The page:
Call it a nearly picture-perfect scene: Sun rays piercing through a window pane of a downtown renovated brick building, with a 19-year-old woman talking about her dreams.
That is, of giving back in life. Of going to college. Of becoming a therapist for children. Of helping state services so that, one day, she can help those who are now walking in her shoes.
Kaia Friend was once an at-risk youth. Now she’s a high school graduate and about to graduate from The Kitchen, Inc.’s Rare Breed Youth Services Program, a key place in the Ozarks for at-risk and homeless teens.
“They’ve helped me in so many ways,” Friend said. “I finally graduated high school with their support. They’ve given me so many life skills that I don’t want to leave when I have to leave.”
Certainly, Rare Breed’s significance in the Ozarks cannot be over-stated enough, which is why the Price Cutter Charity Championship presented by Dr Pepper is proud to have The Kitchen, Inc. non-profit on board again this year.
The annual PGA’s Web.com Tour stop in Springfield has generated $12 million for local children’s charities in its history, including a record $1 million-plus last year alone. And here’s your chance to help Kaia and many other kids who rely on Rare Breed.
SUPPORTING THE PCCC = SUPPORTING CHARITIES
- HELP RARE BREED: A place for at-risk and homeless teens, Rare Breed seeks financial assistance for its many programs that help steer teens to a better life. Call 417-865-6400.
- FOR GOLF FANS, WIN PRIZES: The purchase of a $25 TLC Properties Charity Sweepstakes ticket serves as a four-day tournament pass, but it’s better than that. It enters you to win daily prizes during the tournament as well as grand prizes of $10,000 and a 2015 Ford Mustang.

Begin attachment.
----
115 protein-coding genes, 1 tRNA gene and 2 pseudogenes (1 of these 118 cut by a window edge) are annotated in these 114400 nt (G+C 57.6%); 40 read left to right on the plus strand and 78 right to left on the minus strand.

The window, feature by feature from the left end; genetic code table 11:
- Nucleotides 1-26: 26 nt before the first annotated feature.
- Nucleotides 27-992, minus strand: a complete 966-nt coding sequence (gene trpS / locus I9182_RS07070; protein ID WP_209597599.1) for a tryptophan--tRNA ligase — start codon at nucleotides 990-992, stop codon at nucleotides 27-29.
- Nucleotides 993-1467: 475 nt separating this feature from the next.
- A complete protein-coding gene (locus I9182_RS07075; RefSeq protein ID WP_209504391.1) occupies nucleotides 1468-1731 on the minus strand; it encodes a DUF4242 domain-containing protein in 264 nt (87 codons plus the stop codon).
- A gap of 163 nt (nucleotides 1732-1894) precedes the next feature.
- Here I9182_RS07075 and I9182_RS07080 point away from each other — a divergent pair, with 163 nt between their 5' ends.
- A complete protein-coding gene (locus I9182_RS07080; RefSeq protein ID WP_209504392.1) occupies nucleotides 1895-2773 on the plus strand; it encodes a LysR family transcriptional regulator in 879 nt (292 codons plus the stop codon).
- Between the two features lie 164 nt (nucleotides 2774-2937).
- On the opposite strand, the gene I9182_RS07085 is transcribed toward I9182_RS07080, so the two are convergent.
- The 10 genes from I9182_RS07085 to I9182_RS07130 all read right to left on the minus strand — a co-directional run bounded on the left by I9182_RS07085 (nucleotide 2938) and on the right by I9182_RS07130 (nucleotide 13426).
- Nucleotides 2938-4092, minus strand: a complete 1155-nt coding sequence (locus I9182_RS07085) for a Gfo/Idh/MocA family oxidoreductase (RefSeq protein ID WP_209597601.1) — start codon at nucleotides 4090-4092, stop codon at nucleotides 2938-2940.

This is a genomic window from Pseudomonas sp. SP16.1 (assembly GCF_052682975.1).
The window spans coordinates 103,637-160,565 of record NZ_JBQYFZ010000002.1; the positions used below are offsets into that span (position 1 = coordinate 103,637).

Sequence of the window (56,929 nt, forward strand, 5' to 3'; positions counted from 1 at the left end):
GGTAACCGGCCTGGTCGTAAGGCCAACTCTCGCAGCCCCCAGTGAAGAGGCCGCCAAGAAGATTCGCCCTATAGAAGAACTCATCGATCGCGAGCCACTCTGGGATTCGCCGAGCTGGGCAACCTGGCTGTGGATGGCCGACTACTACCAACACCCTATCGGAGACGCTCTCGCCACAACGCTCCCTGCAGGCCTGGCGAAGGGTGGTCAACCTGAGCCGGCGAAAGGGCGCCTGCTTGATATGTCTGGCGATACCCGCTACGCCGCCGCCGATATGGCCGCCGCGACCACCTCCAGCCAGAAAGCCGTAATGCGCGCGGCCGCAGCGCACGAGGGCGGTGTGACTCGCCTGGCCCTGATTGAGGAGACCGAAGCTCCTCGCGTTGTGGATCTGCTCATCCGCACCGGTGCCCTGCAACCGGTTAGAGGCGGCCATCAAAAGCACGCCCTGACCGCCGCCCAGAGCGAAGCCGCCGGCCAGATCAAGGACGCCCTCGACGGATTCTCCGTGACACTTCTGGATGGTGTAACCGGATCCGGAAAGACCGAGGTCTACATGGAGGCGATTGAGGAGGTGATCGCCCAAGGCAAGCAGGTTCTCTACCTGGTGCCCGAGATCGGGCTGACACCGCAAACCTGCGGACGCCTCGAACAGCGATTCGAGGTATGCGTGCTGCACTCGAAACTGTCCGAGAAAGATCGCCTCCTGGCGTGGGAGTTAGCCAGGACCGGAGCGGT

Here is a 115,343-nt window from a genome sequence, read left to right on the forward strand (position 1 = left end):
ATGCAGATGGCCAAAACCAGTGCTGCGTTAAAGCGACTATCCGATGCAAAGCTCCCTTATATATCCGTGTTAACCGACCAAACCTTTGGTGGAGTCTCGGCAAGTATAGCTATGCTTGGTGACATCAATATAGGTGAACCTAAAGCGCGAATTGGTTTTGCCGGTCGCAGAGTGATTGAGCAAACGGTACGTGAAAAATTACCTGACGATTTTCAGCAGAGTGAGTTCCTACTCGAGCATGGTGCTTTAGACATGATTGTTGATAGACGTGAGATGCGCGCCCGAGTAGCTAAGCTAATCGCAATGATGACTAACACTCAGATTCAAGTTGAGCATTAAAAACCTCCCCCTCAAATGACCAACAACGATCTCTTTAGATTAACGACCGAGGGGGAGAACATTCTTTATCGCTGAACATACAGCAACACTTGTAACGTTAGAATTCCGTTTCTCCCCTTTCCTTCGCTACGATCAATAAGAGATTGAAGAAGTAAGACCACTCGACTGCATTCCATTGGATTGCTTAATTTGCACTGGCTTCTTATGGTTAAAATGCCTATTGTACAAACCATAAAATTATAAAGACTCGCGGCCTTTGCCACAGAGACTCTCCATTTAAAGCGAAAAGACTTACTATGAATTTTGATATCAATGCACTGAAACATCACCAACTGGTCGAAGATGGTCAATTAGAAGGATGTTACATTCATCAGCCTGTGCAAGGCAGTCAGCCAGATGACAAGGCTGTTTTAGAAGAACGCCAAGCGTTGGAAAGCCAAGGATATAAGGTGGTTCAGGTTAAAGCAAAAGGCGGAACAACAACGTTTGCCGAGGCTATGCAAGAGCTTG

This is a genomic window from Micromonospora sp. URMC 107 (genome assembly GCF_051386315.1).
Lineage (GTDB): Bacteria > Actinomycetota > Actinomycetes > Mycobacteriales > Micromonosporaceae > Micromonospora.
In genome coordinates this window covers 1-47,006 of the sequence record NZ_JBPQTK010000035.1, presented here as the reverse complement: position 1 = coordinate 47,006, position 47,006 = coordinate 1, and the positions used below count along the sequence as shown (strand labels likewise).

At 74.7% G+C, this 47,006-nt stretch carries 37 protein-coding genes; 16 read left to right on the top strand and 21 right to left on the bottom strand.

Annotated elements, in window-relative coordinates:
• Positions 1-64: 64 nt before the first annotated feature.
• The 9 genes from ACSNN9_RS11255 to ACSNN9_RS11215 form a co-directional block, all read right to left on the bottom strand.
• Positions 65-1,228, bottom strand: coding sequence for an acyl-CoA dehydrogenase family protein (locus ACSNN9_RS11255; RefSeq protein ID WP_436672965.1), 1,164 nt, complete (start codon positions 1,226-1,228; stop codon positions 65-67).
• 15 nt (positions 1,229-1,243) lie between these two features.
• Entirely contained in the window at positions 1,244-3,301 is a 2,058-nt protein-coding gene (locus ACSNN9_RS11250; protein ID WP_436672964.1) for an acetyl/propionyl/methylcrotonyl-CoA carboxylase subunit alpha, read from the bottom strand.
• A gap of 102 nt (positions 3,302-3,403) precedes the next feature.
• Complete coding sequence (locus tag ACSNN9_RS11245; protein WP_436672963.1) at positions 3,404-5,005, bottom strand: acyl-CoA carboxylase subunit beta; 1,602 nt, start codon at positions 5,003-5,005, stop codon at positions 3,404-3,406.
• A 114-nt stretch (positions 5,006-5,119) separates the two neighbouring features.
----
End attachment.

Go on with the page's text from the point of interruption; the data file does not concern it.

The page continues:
- TICKET REVENUE GOES WHERE: Contact the local charity of your choice, simply because they receive revenue directly from those TLC Property Charity Sweepstakes tickets marked with their names.
- BUSINESS SPONSORSHIPS: Businesses can support the PCCC through various sponsorships, such as the daily newsletter, website or through several events such as a dozen Pro-Ams. Additionally, restaurants, clothing stores and entertainment stops and such are asked to donate a gift card with at least a $25 value in the name of your charity of choice to benefit them in the Golf Ball Charity Auction. Contact the PCCC staff at 417-887-3400.
- WHEN, WHERE: The tournament is Aug. 7-17 at Highland Springs Country Club, with the pros playing beginning Aug. 13.
About The Kitchen, Inc’s Rare Breed Youth Services
To listen to Kaia explain Rare Breed, it’s easy to become optimistic about The Kitchen, Inc.’s continued good work. You see, Kaia is due to give birth in a few short weeks. She’ll be a single mother. But she isn’t about to put her dreams aside.
She’s been saving money, for one thing, which is a requirement of Rare Breed of its teens.
“The biggest thing was finishing high school,” Kaia said. “This generation now, high school is not a big deal now. But it was when I reached out to Rare Breed and said, ‘I need help.’”
The Kitchen, Inc.’s Rare Breed Youth Services opened its doors in the year 2000 as a way to assist homeless teens too young to access adult services but too old for state youth services. The non-profit’s teens range in age from 13 to 20.
The drop-in center downtown at 301 N. Main Street offers a kitchen and hang-out area, as well as a computer lab, bathing and laundry facilities and a nursey.
What’s still needed across the city are shelter beds for teens. Only 39 are in Springfield, and yet the most recent survey, The High Risk and Homeless Youth Survey, found that 58 percent of more than 360 teens were homeless. Those include kids who don’t have permanent homes and “couch-serf” or stay with relatives, said Loni Brewer, Coordinator of Rare Breed.
PCCC dollars help Rare Breed teens in a variety of ways but particularly toward the salary of a child care worker, whose value is enormous. The worker often educates an at-risk teen who is functionally illiterate and may not know how to read to their siblings or own children.
Additionally, teens are required to find employment in which they must save 20 percent for savings and put 20 percent toward housing.
“We run a very tight ship and our child care worker doesn’t get paid much,” Brewer said, and later added, “Every little bit helps. … It’s incredible how many kids we can help with such a tight budget. And our volunteers are tremendous. Our volunteers’ goal is to teach the kids to be self-sustaining.”
Rare Breed’s transitional program is significant.
As Brewer described the non-profit, “It’s not a handout. It’s a hand up.”